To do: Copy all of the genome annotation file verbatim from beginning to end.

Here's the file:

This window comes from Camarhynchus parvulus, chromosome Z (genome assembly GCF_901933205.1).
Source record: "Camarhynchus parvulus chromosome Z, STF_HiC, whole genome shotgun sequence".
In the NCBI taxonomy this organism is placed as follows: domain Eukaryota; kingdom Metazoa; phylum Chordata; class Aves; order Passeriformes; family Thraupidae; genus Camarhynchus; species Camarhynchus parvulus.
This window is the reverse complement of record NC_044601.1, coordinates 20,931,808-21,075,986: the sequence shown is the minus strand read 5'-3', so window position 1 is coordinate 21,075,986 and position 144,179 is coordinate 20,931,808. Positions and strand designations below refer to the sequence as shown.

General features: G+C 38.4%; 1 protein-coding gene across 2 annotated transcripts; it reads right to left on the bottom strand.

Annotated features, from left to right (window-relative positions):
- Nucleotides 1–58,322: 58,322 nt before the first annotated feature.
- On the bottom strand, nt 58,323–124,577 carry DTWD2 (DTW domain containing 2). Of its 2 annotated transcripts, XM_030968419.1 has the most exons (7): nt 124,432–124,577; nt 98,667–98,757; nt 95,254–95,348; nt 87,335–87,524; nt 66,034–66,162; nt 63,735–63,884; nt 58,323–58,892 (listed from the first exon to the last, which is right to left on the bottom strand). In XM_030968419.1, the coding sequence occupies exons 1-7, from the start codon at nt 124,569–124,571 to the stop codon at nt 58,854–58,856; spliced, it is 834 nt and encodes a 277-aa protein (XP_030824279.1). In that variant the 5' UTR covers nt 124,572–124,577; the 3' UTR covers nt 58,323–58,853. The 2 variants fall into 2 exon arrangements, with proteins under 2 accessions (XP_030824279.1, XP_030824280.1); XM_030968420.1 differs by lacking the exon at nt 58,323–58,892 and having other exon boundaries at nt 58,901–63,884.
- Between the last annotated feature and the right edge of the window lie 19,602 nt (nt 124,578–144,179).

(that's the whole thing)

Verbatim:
This window comes from Camarhynchus parvulus, chromosome Z (genome assembly GCF_901933205.1).
Source record: "Camarhynchus parvulus chromosome Z, STF_HiC, whole genome shotgun sequence".
In the NCBI taxonomy this organism is placed as follows: domain Eukaryota; kingdom Metazoa; phylum Chordata; class Aves; order Passeriformes; family Thraupidae; genus Camarhynchus; species Camarhynchus parvulus.
This window is the reverse complement of record NC_044601.1, coordinates 20,931,808-21,075,986: the sequence shown is the minus strand read 5'-3', so window position 1 is coordinate 21,075,986 and position 144,179 is coordinate 20,931,808. Positions and strand designations below refer to the sequence as shown.

General features: G+C 38.4%; 1 protein-coding gene across 2 annotated transcripts; it reads right to left on the bottom strand.

Annotated features, from left to right (window-relative positions):
- Nucleotides 1–58,322: 58,322 nt before the first annotated feature.
- On the bottom strand, nt 58,323–124,577 carry DTWD2 (DTW domain containing 2). Of its 2 annotated transcripts, XM_030968419.1 has the most exons (7): nt 124,432–124,577; nt 98,667–98,757; nt 95,254–95,348; nt 87,335–87,524; nt 66,034–66,162; nt 63,735–63,884; nt 58,323–58,892 (listed from the first exon to the last, which is right to left on the bottom strand). In XM_030968419.1, the coding sequence occupies exons 1-7, from the start codon at nt 124,569–124,571 to the stop codon at nt 58,854–58,856; spliced, it is 834 nt and encodes a 277-aa protein (XP_030824279.1). In that variant the 5' UTR covers nt 124,572–124,577; the 3' UTR covers nt 58,323–58,853. The 2 variants fall into 2 exon arrangements, with proteins under 2 accessions (XP_030824279.1, XP_030824280.1); XM_030968420.1 differs by lacking the exon at nt 58,323–58,892 and having other exon boundaries at nt 58,901–63,884.
- Between the last annotated feature and the right edge of the window lie 19,602 nt (nt 124,578–144,179).